Friday, November 14, 2003

Mars Attack

image from

Dear Kari:

As someone who is astronomy astute, I'm sure you know there are many spacecraft on their way to Mars because of the recent close approach. Interestingly enough, our first posts when we started TTC were about that Mars opposition event and our love of astronomy. Thus, I figure you and our readership might enjoy hearing from somebody in the trenches of the great scientific spacecraft invasion of Mars that is going on right now.

I'm pleased to welcome to our blog space, a real life rocket scientist, my friend Robby. What follows is a little dialog we had about what is happening out there in outer space near Mars.

TTC: Which Mars spacecraft is your project group involved with?

R: I'm in JPL's Instrument Structures & Dynamics group, and we work primarily with smaller piece-part analyses. It's not a hard and fast division, but there's a sister group for doing the larger spacecraft-level assembly analyses. Together, we do all the structural analysis for whatever projects JPL is working on. Personally, I was involved with the Mars Exploration Rovers up until last fall. MER launched this spring/summer, and will land on Mars in January.

Currently, I've been working on an instrument for the Mars Reconnaissance Orbiter, set to launch in 2005. Mars Climate Sounder is a camera for doing atmospheric measurements while MRO orbits the planet.

TTC: How many other spacecraft are heading towards Mars now?

R: Mars will be a very busy place in the coming months. JPL already has two spacecraft there, Mars Global Surveyor and Mars Odyssey. Along with the January arrival of Spirit and Opportunity, the two rovers, the European Space Agency has a mission called Mars Express, with a British-led rover called Beagle 2, which should land on Christmas Day. Finally, after a very roundabout flight, Japan's Nozomi spacecraft should arrive at Mars in January as well. However, it has had problems and they are worried it may crash.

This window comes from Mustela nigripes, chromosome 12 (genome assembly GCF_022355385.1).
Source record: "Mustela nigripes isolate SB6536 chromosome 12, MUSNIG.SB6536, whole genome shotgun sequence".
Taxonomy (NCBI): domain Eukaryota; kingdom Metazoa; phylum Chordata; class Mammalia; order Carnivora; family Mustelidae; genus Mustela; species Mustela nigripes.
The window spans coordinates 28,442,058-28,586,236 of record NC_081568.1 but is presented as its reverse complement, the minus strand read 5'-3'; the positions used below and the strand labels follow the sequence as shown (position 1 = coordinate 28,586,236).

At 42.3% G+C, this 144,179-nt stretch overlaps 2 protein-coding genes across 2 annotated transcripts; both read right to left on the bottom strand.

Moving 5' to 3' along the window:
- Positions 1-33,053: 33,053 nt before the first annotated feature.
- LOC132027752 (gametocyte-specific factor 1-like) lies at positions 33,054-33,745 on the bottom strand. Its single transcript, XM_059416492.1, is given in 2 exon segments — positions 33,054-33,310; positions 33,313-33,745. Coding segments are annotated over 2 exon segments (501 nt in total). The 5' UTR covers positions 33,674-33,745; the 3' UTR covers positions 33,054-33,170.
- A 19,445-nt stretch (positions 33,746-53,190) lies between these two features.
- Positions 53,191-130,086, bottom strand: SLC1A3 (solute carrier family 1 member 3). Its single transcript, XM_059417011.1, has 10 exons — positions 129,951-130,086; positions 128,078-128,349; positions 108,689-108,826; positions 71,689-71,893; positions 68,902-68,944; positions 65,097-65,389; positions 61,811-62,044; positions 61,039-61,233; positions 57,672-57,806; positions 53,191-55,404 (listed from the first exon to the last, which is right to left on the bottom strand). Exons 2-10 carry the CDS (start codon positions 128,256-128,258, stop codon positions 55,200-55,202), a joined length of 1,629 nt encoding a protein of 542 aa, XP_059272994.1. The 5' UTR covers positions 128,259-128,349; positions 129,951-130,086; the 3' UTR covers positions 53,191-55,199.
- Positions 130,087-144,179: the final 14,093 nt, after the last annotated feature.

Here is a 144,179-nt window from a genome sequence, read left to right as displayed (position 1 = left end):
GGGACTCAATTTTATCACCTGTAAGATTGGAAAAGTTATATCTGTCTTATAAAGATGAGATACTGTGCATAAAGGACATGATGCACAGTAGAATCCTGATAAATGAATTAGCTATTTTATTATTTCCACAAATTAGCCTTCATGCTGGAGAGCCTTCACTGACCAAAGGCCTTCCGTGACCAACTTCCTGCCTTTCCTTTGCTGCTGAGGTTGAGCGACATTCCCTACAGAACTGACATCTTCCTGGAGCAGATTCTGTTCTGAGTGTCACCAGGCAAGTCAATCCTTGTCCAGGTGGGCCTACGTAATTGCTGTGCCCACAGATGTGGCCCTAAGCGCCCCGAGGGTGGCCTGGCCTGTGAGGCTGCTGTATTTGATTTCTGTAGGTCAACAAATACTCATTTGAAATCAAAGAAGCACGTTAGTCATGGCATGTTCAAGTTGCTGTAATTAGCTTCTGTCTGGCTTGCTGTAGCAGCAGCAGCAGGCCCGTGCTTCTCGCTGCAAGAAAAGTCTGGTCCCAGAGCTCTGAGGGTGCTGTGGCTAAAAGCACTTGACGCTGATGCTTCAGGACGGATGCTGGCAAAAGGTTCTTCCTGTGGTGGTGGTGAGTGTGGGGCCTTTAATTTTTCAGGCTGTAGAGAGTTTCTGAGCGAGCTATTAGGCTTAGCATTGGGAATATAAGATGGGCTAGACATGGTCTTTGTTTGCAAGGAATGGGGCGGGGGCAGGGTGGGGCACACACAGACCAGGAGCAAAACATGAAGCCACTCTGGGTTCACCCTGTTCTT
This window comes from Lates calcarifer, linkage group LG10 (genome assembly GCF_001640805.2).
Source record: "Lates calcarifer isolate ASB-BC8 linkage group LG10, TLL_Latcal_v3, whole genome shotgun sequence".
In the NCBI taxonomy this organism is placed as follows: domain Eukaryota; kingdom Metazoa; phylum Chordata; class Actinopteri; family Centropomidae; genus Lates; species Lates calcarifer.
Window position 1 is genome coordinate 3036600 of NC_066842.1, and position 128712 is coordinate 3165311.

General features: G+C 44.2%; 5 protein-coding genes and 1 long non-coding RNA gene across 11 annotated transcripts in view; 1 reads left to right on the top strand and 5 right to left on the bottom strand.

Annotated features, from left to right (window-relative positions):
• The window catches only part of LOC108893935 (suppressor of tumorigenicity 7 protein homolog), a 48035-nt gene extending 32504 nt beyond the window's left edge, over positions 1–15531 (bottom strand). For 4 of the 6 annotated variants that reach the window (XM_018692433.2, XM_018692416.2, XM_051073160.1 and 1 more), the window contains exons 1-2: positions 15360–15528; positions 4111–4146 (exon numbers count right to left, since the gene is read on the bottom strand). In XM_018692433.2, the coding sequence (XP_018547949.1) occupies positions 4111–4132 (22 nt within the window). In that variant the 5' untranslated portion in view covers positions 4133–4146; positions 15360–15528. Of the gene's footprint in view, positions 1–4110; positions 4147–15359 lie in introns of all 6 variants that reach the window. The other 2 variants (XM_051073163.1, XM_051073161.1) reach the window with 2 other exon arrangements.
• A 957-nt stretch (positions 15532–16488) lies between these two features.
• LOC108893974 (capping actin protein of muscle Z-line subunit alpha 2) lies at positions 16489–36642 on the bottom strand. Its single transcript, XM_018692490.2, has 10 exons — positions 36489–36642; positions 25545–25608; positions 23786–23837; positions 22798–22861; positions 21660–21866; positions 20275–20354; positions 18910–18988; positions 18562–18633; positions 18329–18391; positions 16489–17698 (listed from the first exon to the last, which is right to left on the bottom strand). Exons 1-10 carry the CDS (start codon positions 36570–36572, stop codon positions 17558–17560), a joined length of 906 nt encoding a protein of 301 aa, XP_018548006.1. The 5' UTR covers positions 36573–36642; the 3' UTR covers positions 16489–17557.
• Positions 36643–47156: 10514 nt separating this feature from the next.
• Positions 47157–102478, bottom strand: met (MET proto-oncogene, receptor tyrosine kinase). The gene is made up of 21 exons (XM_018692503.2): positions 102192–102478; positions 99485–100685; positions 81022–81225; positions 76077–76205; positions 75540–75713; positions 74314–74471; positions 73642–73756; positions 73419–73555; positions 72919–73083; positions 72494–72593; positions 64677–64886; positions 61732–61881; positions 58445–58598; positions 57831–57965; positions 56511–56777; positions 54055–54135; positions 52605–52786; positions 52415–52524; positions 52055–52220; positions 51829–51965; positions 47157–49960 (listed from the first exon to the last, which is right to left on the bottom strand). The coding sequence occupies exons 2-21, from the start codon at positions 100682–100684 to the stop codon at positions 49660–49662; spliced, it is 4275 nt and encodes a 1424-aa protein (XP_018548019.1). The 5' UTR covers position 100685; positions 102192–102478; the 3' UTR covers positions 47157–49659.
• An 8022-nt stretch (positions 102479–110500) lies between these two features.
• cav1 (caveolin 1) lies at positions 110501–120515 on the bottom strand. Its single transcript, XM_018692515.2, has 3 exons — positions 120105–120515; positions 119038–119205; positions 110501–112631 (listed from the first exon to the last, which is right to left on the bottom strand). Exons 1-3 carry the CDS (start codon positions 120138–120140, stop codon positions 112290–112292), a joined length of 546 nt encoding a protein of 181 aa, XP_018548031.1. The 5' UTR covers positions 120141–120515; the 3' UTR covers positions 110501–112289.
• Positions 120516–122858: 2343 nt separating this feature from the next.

Both ESA and NASDA will be using NASA's Deep Space Network for some of the communication with their probes, and the DSN will be very busy. MGS and Odyssey will be used as relays.

JPL has a great page showing computer simulations of the current positions of all the Mars spacecraft. The reason that so many are arriving at about the same time is that the orbits of the Earth and Mars bring them close to each other every 26 months. That's why JPL has had missions in 2001, 2003, 2005, and likely for 2007.

TTC: Wow! There are SIX missions of which three will actually place something on the surface. I'm sure the missions have objectives in atmospheric science and mineralogy/geology. But I suspect the subject of most interest to the general public is life on Mars. What do you think about the likelihood of finding life on Mars or evidence of past life on Mars?

R: Gee, I'm just an engineer, not a scientist! NASA has decided to concentrate on finding water on Mars, aside from the frozen polar caps, thinking that any Martian life is most likely to be found in, or near, water. The atmospheric pressure and lower temperatures mean liquid water can't exist on the surface, but it could be buried somewhere. Science Online just ran a good article about it. Figuring out whether there is life on Mars is trickier than you might expect because micro-organisms from Earth might survive the trip to Mars as discussed in this blog post. I like to think that the good Lord would not waste all that red real estate, and that some cool microbiology is going on there.

TTC: We will be sure to check back with you again for updates! Thanks for filling us in on what is going on out there and keep up the good work.

If you are interested in keeping up-to-date on the Mars exploration, check out the various links Robby mentioned and here are a few more for you to bookmark.

Yahoo! News Mars Exploration category
NASA-JPL page devoted to Mars projects
The Planetary Society's Mars Exploration page
JPL Online gift shop

To mars and beyond,


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